A dramatic scene unfolded in federal court in Delaware on Wednesday as a plea deal struck between prosecutors and President Joe Biden’s son Hunter Biden fell apart — for now — amid the judge’s concerns over the terms of the agreement.
For the better part of three hours, U.S. District Judge Maryellen Noreika scrutinized nearly every facet of the plea deal — prompting shrugs, audible exhales, frantic glances and other expressions of discontent from the government’s attorneys and defense counsel alike.
Noreika acknowledged that her probing threw “a little bit of a curveball” into the proceeding.
Hunter Biden had originally agreed to acknowledge his failure to pay taxes on income he received in 2017 and 2018. In exchange, prosecutors would have recommended probation, meaning he would likely have avoided prison time.
Hunter Biden also would have agreed to a pretrial diversion on a separate gun charge, with the charge being dropped if he adhered to certain terms.
In Washington, Democrats have hailed Biden’s possible plea as a sign of accountability while Republicans panned the details as a “sweetheart deal.”
In court on Wednesday, Noreika, a Trump appointee, raised concerns about the parties linking Hunter Biden’s tax plea agreement to the deal on the gun charge and over whether or not a provision in the deal would grant Hunter Biden blanket immunity — meaning that the government would not prosecute more broadly going forward.
Noreika ultimately deferred the plea deal after the hearing, lamenting on multiple occasions the deal’s “form over substance.”
On several occasions, she took issue with the agreement, including describing it as “atypical” and “not straightforward.”
“I have concerns about the agreement, and that’s why I’m asking these questions,” Noreika said during the hearing, also saying, “I’m trying to exercise due diligence.”
Even if the two sides strike a revised deal, the judge appeared to raise questions about the probation agreement: “I can’t predict if I will agree if that’s an appropriate sentence or not.”
In the interim, Hunter Biden entered a not-guilty plea.
The three-hour hearing featured several turbulent interludes. Noreika’s line of questioning about the possible immunity agreement exposed fissures between the two parties, and the discussion culminated in prosecutors threatening to bring charges under the Foreign Agents Registration Act.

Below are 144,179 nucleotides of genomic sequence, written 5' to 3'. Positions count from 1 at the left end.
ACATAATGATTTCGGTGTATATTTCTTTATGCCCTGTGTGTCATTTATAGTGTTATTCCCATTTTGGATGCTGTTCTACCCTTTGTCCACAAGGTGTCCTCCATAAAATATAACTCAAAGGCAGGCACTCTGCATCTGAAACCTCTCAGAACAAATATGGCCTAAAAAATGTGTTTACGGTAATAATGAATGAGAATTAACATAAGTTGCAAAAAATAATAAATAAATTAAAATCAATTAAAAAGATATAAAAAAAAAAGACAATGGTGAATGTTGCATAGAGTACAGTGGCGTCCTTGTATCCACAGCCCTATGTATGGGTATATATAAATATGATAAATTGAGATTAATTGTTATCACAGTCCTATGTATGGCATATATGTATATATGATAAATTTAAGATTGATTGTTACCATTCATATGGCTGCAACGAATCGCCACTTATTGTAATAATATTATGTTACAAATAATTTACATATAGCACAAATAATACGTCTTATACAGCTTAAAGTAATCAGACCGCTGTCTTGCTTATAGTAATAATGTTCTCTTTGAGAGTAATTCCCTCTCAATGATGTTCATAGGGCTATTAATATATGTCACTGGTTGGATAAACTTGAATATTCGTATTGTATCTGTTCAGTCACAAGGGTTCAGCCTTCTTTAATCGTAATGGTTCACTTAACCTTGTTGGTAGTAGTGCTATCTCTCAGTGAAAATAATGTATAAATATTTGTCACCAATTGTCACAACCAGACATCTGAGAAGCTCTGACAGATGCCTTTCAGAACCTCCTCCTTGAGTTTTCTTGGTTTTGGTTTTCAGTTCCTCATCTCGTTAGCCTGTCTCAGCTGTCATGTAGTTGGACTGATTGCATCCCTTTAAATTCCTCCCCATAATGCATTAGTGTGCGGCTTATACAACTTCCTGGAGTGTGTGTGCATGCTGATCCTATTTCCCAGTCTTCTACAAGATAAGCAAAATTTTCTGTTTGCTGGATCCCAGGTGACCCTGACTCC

That prompted Chris Clark, an attorney for Biden, to say: “As far as I’m concerned, the plea agreement is null and void” — stirring the courtroom into audible gasps.
The hearing was punctuated by multiple recesses, including in the immediate aftermath of Clark’s statement, during which lawyers scrambled to negotiate their way out of divergent perspectives on the immunity deal.
For the next 30 minutes, the parties fell into a pattern of negotiation, consulting in the middle of the courtroom with opposing counsel, retreating to their corners to discuss and repeating.
At one point, a visibly frazzled Clark approached prosecutors with arms stretched wide, threatening to “rip it up” and looking to U.S. Attorney David Weiss, another Trump appointee. “Does anyone want to talk about this?” Clark said.
“Really bad for everyone … no good,” Clark was overheard telling prosecutors moments later.
The dispute seemed to arrive at something of an impasse.
During one recess, as the parties awaited the judge’s return to the bench, Abbe Lowell, a seasoned defense attorney who is handling other matters for Hunter Biden, approached Weiss and introduced himself. “Looks like I’m going to be involved in the fray now,” he said, before shaking his hand and returning to his seat in the gallery.
Meanwhile, a visibly agitated Hunter Biden transitioned from sitting to standing, summoning various members of his legal team to discuss developments, and consulting with Clark. Across the room, Weiss appeared to share Hunter Biden’s demeanor.
At one point, shortly before the judge returned, Hunter Biden chuckled at something his friend and attorney, Kevin Morris, whispered in his ear.
Noreika ultimately requested additional briefing from the parties in the coming weeks before determining next steps.
“I’m not going to say I’m going to accept the agreement. I’m not going to say I’ll deny it,” she said.
Toward the end of the hearing, she herself lashed out at the situation — repeatedly saying she felt as though she was being asked to “rubber stamp” the deal.
In the end, she did not.